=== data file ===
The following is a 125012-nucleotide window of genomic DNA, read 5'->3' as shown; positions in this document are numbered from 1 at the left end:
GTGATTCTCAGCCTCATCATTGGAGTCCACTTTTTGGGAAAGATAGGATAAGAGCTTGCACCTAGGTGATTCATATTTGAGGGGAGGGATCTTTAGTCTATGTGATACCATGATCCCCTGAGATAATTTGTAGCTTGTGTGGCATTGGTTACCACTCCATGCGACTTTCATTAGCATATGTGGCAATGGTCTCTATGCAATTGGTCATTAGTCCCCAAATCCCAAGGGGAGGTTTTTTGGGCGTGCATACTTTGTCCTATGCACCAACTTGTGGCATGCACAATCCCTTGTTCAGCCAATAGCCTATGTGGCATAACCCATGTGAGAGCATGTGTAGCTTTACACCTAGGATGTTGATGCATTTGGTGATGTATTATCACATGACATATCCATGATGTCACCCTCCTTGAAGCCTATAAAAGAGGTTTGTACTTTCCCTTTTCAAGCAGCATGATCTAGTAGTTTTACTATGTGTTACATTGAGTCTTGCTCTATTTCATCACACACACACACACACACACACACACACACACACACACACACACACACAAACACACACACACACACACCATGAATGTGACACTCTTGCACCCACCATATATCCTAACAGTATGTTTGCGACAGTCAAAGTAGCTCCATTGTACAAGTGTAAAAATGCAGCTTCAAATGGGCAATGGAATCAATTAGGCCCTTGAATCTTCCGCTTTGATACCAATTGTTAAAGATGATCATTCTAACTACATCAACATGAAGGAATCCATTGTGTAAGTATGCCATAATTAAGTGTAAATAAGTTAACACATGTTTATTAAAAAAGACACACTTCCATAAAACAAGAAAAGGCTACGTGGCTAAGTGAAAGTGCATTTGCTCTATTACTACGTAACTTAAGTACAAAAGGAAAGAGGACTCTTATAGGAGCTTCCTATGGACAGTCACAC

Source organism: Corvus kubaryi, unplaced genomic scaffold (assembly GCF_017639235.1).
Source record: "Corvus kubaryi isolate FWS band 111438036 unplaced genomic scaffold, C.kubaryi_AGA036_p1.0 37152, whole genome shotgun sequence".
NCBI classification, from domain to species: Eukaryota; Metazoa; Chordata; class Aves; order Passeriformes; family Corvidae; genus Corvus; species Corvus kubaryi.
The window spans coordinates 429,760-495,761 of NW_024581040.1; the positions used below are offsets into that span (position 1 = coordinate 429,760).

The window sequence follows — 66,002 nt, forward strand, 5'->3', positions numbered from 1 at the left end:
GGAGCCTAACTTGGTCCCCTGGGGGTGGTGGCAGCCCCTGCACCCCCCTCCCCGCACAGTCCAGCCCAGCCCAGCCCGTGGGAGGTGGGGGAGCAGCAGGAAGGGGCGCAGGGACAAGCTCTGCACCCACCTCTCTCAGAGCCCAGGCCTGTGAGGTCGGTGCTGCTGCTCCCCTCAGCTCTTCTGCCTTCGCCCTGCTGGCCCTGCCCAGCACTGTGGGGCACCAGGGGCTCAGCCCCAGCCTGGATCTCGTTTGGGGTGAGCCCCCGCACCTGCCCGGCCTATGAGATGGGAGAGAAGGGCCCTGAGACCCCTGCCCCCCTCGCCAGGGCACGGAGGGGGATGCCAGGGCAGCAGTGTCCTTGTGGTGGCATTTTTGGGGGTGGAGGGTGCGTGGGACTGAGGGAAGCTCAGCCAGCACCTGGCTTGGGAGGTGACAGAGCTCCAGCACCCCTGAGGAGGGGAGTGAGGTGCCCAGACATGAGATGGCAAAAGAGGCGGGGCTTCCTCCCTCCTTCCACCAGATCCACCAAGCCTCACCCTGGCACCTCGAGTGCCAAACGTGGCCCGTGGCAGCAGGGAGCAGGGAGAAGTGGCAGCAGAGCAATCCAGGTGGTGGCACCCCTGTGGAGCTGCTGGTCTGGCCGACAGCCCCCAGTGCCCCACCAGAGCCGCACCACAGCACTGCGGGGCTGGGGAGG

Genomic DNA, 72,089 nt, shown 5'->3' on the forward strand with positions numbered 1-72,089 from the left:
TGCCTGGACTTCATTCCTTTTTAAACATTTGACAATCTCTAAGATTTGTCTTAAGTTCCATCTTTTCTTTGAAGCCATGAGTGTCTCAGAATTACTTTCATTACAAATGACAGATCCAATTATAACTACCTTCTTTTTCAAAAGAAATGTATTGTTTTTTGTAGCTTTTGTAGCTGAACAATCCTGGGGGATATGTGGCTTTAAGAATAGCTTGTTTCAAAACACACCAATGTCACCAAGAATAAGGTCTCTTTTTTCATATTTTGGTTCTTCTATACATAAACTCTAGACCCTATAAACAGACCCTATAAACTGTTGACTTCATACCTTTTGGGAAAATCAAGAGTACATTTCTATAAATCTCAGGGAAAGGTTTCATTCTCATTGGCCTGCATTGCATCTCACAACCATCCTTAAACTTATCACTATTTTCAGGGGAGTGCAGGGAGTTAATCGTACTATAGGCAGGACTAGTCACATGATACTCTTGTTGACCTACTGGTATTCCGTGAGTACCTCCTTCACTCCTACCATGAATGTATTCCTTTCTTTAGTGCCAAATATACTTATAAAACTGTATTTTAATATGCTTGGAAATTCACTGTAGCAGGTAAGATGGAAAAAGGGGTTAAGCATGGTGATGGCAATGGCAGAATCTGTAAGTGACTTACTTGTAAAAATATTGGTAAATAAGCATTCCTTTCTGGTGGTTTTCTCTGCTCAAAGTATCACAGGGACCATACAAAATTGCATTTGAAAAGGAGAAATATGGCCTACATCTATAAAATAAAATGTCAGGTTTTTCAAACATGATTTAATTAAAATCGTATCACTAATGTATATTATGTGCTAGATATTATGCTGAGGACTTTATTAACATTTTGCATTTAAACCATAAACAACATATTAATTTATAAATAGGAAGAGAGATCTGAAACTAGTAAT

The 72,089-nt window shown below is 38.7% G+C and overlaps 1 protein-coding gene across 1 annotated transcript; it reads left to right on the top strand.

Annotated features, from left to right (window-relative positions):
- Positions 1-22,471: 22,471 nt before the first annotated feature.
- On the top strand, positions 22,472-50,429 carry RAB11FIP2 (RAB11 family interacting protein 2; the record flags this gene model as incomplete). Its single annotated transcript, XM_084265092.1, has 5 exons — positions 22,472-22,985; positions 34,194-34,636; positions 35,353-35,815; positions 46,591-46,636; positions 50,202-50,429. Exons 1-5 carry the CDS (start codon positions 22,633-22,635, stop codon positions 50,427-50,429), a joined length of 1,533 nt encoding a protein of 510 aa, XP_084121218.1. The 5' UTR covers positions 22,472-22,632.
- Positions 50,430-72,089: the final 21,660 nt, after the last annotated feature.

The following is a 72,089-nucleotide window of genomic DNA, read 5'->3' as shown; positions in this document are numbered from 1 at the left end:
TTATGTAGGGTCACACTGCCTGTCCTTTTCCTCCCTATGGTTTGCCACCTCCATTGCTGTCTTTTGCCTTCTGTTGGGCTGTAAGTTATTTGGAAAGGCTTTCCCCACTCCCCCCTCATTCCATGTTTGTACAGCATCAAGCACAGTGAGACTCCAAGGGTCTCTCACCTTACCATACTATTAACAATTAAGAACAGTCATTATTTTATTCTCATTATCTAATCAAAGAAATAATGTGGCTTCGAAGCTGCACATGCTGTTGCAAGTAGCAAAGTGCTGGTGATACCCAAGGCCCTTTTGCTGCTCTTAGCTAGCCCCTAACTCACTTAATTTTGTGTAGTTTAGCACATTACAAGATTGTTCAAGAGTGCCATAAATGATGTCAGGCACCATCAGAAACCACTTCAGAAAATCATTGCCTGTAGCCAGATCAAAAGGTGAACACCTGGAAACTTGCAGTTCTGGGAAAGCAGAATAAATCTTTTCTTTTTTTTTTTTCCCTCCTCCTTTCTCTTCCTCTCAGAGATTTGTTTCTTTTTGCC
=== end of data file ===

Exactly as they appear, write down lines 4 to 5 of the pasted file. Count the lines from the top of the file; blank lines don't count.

Source record: "Corvus kubaryi isolate FWS band 111438036 unplaced genomic scaffold, C.kubaryi_AGA036_p1.0 37152, whole genome shotgun sequence".
NCBI classification, from domain to species: Eukaryota; Metazoa; Chordata; class Aves; order Passeriformes; family Corvidae; genus Corvus; species Corvus kubaryi.